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World News

South Africa's Ramaphosa seeks to stamp authority on ANC after corruption scandals

JOHANNESBURG (Reuters) - South Africa’s President Cyril Ramaphosa sought to stamp his authority on the governing African National Congress (ANC) on Monday, saying that party officials must take leave from their positions if charged with corruption and resign if convicted.

FILE PHOTO: South African President Cyril Ramaphosa visits the coronavirus disease (COVID-19) treatment facilities at the NASREC Expo Centre in Johannesburg, South Africa April 24, 2020. Jerome Delay/Pool via REUTERS

The ANC has been buffeted in recent weeks by reports of graft during the coronavirus crisis, putting Ramaphosa under pressure as he has pledged to clean up the party’s reputation after a decade of scandals under his predecessor, Jacob Zuma.

Ramaphosa wrote to ANC members earlier this month saying the party “does stand as accused number one,” prompting a major backlash from Zuma and his supporters that laid bare deep divisions more than two and a half years after Ramaphosa took the reins.

The president took the unusual step of addressing reporters at a media briefing to outline decisions taken at a meeting of the ANC’s national executive at the weekend, saying they were a “line in the sand” against those who steal.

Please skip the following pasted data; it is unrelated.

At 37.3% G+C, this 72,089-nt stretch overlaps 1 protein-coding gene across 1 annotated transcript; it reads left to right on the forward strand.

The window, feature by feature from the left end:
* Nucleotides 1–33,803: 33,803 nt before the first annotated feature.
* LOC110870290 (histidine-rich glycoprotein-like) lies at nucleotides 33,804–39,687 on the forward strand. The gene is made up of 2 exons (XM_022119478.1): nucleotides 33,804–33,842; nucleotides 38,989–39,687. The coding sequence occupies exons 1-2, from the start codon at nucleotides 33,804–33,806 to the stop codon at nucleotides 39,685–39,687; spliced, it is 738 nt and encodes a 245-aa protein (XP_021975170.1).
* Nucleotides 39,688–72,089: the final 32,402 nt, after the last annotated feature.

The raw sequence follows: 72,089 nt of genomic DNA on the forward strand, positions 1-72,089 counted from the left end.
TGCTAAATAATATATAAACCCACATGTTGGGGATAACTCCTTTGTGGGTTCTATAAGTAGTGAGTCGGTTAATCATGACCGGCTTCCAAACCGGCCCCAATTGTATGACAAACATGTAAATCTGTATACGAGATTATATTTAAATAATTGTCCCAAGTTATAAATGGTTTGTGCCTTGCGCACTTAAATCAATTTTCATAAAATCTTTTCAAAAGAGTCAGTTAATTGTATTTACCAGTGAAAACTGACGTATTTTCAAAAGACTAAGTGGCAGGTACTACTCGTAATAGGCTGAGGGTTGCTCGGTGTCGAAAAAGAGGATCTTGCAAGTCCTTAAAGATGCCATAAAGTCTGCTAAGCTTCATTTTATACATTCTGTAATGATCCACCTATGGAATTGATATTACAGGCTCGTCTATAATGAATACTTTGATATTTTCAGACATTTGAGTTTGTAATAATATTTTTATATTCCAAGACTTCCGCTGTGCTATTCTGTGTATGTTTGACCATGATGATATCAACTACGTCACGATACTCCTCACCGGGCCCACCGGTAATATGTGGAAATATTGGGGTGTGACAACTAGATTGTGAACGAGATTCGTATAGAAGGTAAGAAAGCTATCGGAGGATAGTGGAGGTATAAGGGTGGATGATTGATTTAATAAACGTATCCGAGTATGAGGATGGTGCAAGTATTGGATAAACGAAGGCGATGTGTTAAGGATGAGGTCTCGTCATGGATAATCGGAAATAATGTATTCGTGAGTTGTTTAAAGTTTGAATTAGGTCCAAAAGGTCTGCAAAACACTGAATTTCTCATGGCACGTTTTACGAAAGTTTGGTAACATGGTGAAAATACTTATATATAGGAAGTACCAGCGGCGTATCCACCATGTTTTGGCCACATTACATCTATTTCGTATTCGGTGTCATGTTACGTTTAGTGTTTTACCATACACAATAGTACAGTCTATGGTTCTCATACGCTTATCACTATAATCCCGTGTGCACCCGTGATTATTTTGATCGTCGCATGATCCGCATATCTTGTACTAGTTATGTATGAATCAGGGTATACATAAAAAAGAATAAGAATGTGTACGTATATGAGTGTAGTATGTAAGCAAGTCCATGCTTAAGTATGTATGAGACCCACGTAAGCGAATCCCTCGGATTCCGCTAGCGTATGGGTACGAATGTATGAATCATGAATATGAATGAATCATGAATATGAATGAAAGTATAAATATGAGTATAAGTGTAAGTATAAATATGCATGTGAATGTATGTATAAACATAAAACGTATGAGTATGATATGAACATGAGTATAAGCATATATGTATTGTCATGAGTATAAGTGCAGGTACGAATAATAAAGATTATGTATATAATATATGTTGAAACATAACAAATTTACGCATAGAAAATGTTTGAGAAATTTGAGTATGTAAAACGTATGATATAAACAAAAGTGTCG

Such briefings are normally led by Secretary General Ace Magashule, who is in charge of the day-to-day running of the party and aligned with a faction that opposes Ramaphosa.

Ramaphosa said he would not be distracted by a “choreographed campaign” against him and that the executive was focused on renewing and rebuilding the party of anti-apartheid icon Nelson Mandela.

The president said the party executive had decided that ANC leaders would make regular declarations of financial interests and there would be guidelines on party officials and their families doing business with government.

Ramaphosa’s supporters were pleased he had asserted himself, but delivering change will be a challenge.

The rand weakened in afternoon trade, reflecting market concern that Ramaphosa’s attempt to assert himself could lead to further infighting in the ANC that would distract the president from pushing through reforms to Africa’s most industrialised economy.

There was no immediate response from Zuma on the new stance on those implicated in corruption, which could affect his allies in the party.

Local media reported that a handful of mid-ranking ANC officials, including lawmaker Bongani Bongo and KwaZulu-Natal provincial official Zandile Gumede, had been asked to vacate their posts for alleged involvement in corruption.

Bongo declined to comment when called by Reuters, and Gumede could not be reached.

Asked how many ANC officials he expected to take leave or resign, Ramaphosa was not able to give a figure. There was no sign that more senior officials implicated in wrongdoing would be made to step aside.

Magashule said on Monday the ANC would presume party officials were innocent until proven guilty by a court of law.

Additional reporting by Wendell Roelf; Editing by Mark Heinrich and Susan Fenton

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